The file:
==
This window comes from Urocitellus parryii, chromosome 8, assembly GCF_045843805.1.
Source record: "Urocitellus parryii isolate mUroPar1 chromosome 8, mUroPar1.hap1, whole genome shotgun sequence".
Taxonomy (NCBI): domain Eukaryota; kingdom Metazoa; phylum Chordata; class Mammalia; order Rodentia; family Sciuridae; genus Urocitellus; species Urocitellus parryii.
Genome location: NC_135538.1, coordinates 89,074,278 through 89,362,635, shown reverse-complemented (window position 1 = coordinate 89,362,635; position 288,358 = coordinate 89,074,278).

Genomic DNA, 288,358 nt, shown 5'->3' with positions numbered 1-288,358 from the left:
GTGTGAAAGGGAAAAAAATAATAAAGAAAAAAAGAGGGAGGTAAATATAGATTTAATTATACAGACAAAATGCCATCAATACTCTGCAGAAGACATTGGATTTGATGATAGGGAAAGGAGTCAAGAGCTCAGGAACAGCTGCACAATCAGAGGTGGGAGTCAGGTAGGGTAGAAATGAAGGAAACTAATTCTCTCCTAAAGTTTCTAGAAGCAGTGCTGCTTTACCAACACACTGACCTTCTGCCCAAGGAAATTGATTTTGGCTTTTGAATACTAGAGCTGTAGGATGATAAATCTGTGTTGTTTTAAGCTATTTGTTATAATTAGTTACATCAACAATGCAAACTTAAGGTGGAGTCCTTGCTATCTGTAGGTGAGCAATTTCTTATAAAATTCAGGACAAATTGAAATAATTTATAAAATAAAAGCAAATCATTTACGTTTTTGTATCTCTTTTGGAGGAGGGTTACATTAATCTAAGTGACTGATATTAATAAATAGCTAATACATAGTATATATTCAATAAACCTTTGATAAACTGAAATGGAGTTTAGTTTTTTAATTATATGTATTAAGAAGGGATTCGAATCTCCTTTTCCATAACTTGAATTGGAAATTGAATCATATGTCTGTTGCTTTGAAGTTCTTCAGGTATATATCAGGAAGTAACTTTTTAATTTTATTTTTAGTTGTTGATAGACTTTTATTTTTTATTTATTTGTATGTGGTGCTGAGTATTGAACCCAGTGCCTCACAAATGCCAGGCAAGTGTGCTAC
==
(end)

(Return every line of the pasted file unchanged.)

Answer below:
This window comes from Urocitellus parryii, chromosome 8, assembly GCF_045843805.1.
Source record: "Urocitellus parryii isolate mUroPar1 chromosome 8, mUroPar1.hap1, whole genome shotgun sequence".
Taxonomy (NCBI): domain Eukaryota; kingdom Metazoa; phylum Chordata; class Mammalia; order Rodentia; family Sciuridae; genus Urocitellus; species Urocitellus parryii.
Genome location: NC_135538.1, coordinates 89,074,278 through 89,362,635, shown reverse-complemented (window position 1 = coordinate 89,362,635; position 288,358 = coordinate 89,074,278).

Genomic DNA, 288,358 nt, shown 5'->3' with positions numbered 1-288,358 from the left:
GTGTGAAAGGGAAAAAAATAATAAAGAAAAAAAGAGGGAGGTAAATATAGATTTAATTATACAGACAAAATGCCATCAATACTCTGCAGAAGACATTGGATTTGATGATAGGGAAAGGAGTCAAGAGCTCAGGAACAGCTGCACAATCAGAGGTGGGAGTCAGGTAGGGTAGAAATGAAGGAAACTAATTCTCTCCTAAAGTTTCTAGAAGCAGTGCTGCTTTACCAACACACTGACCTTCTGCCCAAGGAAATTGATTTTGGCTTTTGAATACTAGAGCTGTAGGATGATAAATCTGTGTTGTTTTAAGCTATTTGTTATAATTAGTTACATCAACAATGCAAACTTAAGGTGGAGTCCTTGCTATCTGTAGGTGAGCAATTTCTTATAAAATTCAGGACAAATTGAAATAATTTATAAAATAAAAGCAAATCATTTACGTTTTTGTATCTCTTTTGGAGGAGGGTTACATTAATCTAAGTGACTGATATTAATAAATAGCTAATACATAGTATATATTCAATAAACCTTTGATAAACTGAAATGGAGTTTAGTTTTTTAATTATATGTATTAAGAAGGGATTCGAATCTCCTTTTCCATAACTTGAATTGGAAATTGAATCATATGTCTGTTGCTTTGAAGTTCTTCAGGTATATATCAGGAAGTAACTTTTTAATTTTATTTTTAGTTGTTGATAGACTTTTATTTTTTATTTATTTGTATGTGGTGCTGAGTATTGAACCCAGTGCCTCACAAATGCCAGGCAAGTGTGCTAC